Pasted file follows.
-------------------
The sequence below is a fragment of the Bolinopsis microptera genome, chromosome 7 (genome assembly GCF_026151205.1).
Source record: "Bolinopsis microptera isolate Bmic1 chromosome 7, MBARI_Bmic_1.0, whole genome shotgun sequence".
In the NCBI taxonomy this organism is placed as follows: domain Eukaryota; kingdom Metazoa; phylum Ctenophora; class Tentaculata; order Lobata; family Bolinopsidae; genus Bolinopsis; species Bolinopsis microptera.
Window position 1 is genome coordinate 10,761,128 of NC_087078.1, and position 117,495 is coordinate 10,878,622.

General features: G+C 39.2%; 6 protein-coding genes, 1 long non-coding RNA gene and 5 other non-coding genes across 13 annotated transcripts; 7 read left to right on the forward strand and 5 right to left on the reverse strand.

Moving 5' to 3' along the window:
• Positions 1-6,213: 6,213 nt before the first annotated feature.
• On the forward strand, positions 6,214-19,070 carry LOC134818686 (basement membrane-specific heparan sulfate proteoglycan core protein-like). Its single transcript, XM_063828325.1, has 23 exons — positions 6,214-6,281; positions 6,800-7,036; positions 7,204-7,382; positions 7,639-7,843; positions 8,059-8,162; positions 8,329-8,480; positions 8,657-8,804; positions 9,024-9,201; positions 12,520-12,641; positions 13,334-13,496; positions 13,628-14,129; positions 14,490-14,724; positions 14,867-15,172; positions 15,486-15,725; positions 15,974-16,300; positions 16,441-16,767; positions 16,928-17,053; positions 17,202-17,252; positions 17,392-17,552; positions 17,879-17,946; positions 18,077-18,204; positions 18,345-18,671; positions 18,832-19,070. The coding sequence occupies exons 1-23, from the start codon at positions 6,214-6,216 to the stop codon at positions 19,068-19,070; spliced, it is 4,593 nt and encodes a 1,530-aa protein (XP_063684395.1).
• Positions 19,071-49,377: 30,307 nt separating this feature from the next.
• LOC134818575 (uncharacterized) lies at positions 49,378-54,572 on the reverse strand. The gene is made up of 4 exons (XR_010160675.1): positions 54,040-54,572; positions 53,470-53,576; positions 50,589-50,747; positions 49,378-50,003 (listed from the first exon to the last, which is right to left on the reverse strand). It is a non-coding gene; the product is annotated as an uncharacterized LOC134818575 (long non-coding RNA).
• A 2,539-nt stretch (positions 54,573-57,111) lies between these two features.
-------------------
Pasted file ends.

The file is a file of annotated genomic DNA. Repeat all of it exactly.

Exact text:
The sequence below is a fragment of the Bolinopsis microptera genome, chromosome 7 (genome assembly GCF_026151205.1).
Source record: "Bolinopsis microptera isolate Bmic1 chromosome 7, MBARI_Bmic_1.0, whole genome shotgun sequence".
In the NCBI taxonomy this organism is placed as follows: domain Eukaryota; kingdom Metazoa; phylum Ctenophora; class Tentaculata; order Lobata; family Bolinopsidae; genus Bolinopsis; species Bolinopsis microptera.
Window position 1 is genome coordinate 10,761,128 of NC_087078.1, and position 117,495 is coordinate 10,878,622.

General features: G+C 39.2%; 6 protein-coding genes, 1 long non-coding RNA gene and 5 other non-coding genes across 13 annotated transcripts; 7 read left to right on the forward strand and 5 right to left on the reverse strand.

Moving 5' to 3' along the window:
• Positions 1-6,213: 6,213 nt before the first annotated feature.
• On the forward strand, positions 6,214-19,070 carry LOC134818686 (basement membrane-specific heparan sulfate proteoglycan core protein-like). Its single transcript, XM_063828325.1, has 23 exons — positions 6,214-6,281; positions 6,800-7,036; positions 7,204-7,382; positions 7,639-7,843; positions 8,059-8,162; positions 8,329-8,480; positions 8,657-8,804; positions 9,024-9,201; positions 12,520-12,641; positions 13,334-13,496; positions 13,628-14,129; positions 14,490-14,724; positions 14,867-15,172; positions 15,486-15,725; positions 15,974-16,300; positions 16,441-16,767; positions 16,928-17,053; positions 17,202-17,252; positions 17,392-17,552; positions 17,879-17,946; positions 18,077-18,204; positions 18,345-18,671; positions 18,832-19,070. The coding sequence occupies exons 1-23, from the start codon at positions 6,214-6,216 to the stop codon at positions 19,068-19,070; spliced, it is 4,593 nt and encodes a 1,530-aa protein (XP_063684395.1).
• Positions 19,071-49,377: 30,307 nt separating this feature from the next.
• LOC134818575 (uncharacterized) lies at positions 49,378-54,572 on the reverse strand. The gene is made up of 4 exons (XR_010160675.1): positions 54,040-54,572; positions 53,470-53,576; positions 50,589-50,747; positions 49,378-50,003 (listed from the first exon to the last, which is right to left on the reverse strand). It is a non-coding gene; the product is annotated as an uncharacterized LOC134818575 (long non-coding RNA).
• A 2,539-nt stretch (positions 54,573-57,111) lies between these two features.